Skip to content

Personal molecular profiling detects diseases earlier

Today, as the 2014 Big Data in Biomedicine conference continues, a related story about the importance of computing across disciplines posted on the Stanford University homepage. The article describes research making use of the new Stanford Research Computing Center, or SRCC (which we blogged about here). Over the next few days we'll run excerpts from that piece about the role computation, as well as big data, plays in medical advances.

snyder - smallOur DNA is sometimes referred to as our body’s blueprint, but it’s really more of a sketch. Sure, it determines a lot of things, but so do the viruses and bacteria swarming our bodies, our encounters with environmental chemicals that lodge in our tissues and the chemical stew that ensues when our immune system responds to disease states.

All of this taken together - our DNA, the chemicals, the antibodies coursing through our veins and so much more - determines our physical state at any point in time. And all that information makes for a lot of data if, like genetics professor Michael Snyder, PhD, you collected it 75 times over the course of four years.

Snyder, who is a member of Stanford Bio-X and the Stanford Cancer Center, is a proponent of what he calls 'personal omics profiling', or the study of all that makes up our person, and he’s starting with himself. “What we’re collecting is a detailed molecular portrait of a person throughout time,” he says.

So far, he’s turning out to be a pretty interesting test case. In one round of assessment he learned that he was becoming diabetic and was able to control the condition long before it would have been detected through a periodic medical exam.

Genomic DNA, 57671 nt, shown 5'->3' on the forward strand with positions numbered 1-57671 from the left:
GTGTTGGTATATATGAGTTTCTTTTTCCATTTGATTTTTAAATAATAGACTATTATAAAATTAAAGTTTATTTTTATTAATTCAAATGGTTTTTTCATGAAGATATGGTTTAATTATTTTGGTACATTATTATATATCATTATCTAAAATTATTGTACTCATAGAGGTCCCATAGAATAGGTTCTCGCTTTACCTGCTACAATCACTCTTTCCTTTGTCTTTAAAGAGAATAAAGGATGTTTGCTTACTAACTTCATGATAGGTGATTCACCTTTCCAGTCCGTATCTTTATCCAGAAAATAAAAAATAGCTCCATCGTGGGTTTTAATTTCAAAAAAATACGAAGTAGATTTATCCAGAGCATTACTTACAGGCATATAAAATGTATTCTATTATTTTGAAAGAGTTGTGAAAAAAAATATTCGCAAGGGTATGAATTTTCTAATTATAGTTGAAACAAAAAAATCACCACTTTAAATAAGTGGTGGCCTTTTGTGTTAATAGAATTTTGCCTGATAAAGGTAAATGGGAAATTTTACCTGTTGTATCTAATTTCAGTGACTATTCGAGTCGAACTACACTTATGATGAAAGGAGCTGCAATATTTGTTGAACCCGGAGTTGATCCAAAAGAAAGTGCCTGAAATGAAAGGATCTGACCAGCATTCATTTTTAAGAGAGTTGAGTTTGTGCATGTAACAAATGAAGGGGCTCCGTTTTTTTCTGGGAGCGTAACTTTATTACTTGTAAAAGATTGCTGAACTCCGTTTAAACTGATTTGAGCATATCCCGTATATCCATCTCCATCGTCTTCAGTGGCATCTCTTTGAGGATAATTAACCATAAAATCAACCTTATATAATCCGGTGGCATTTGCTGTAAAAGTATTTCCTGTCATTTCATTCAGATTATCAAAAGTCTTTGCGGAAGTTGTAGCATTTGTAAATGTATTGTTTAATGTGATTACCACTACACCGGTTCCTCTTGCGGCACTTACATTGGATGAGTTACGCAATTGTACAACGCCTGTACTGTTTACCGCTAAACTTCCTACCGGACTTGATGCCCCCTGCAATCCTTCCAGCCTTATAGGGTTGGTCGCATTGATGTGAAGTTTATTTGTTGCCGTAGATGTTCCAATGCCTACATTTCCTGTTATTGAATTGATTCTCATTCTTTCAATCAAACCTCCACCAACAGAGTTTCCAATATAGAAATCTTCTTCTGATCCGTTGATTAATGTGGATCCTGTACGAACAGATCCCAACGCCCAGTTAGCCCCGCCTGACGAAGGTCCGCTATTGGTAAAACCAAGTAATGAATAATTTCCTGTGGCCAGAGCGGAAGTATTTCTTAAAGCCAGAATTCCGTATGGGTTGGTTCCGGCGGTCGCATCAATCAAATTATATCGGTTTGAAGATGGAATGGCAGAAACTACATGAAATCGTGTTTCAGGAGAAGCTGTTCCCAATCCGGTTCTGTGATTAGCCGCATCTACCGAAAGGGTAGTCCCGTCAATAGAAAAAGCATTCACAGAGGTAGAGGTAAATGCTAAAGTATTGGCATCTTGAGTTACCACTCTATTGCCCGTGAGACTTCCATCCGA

If personal omics profiling is going to go mainstream, serious computing will be required to tease out which of the myriad tests Snyder’s team currently runs give meaningful information and should be part of routine screening. Snyder’s sampling alone has already generated a half of a petabyte of data - roughly enough raw information to fill about dishwasher-size rack of servers.

Right now, that data and the computer power required to understand it reside on campus, but new servers will be located at SRCC. “I think you are going to see a lot more projects like this,” says Snyder. “Computing is becoming increasingly important in medicine.”

Previously: New computing center at Stanford supports big data, Stanford researchers work to translate genetic discoveries into widespread personalized medicine, Stanford geneticist talks tracking biological data points and personalized medicine, How genome testing can help guide preventative medicine and ‘Omics’ profiling coming soon to a doctor’s office near you?
Related: Big data
Photo of Snyder by Saul Bromberger

Popular posts

Sex biology redefined: Genes don’t indicate binary sexes

The scenario many of us learned in school is that two X chromosomes make someone female, and an X and a Y chromosome make someone male. These are simplistic ways of thinking about what is scientifically very complex.